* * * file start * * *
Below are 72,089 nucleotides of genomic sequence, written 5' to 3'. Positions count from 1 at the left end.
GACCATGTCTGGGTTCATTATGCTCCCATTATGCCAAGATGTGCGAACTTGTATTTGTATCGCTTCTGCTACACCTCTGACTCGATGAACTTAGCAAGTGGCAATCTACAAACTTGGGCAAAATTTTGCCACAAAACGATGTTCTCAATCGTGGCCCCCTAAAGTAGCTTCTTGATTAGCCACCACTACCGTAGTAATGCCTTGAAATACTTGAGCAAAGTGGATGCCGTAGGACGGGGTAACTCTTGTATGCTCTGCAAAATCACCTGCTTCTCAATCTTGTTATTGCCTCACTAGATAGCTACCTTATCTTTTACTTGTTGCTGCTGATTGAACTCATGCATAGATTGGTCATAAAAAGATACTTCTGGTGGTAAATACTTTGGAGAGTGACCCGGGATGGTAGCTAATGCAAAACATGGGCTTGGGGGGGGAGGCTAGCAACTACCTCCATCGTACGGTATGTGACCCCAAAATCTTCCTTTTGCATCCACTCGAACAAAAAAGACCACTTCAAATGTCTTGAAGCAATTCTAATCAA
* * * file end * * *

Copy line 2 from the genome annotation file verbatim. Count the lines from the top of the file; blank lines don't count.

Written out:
GACCATGTCTGGGTTCATTATGCTCCCATTATGCCAAGATGTGCGAACTTGTATTTGTATCGCTTCTGCTACACCTCTGACTCGATGAACTTAGCAAGTGGCAATCTACAAACTTGGGCAAAATTTTGCCACAAAACGATGTTCTCAATCGTGGCCCCCTAAAGTAGCTTCTTGATTAGCCACCACTACCGTAGTAATGCCTTGAAATACTTGAGCAAAGTGGATGCCGTAGGACGGGGTAACTCTTGTATGCTCTGCAAAATCACCTGCTTCTCAATCTTGTTATTGCCTCACTAGATAGCTACCTTATCTTTTACTTGTTGCTGCTGATTGAACTCATGCATAGATTGGTCATAAAAAGATACTTCTGGTGGTAAATACTTTGGAGAGTGACCCGGGATGGTAGCTAATGCAAAACATGGGCTTGGGGGGGGAGGCTAGCAACTACCTCCATCGTACGGTATGTGACCCCAAAATCTTCCTTTTGCATCCACTCGAACAAAAAAGACCACTTCAAATGTCTTGAAGCAATTCTAATCAA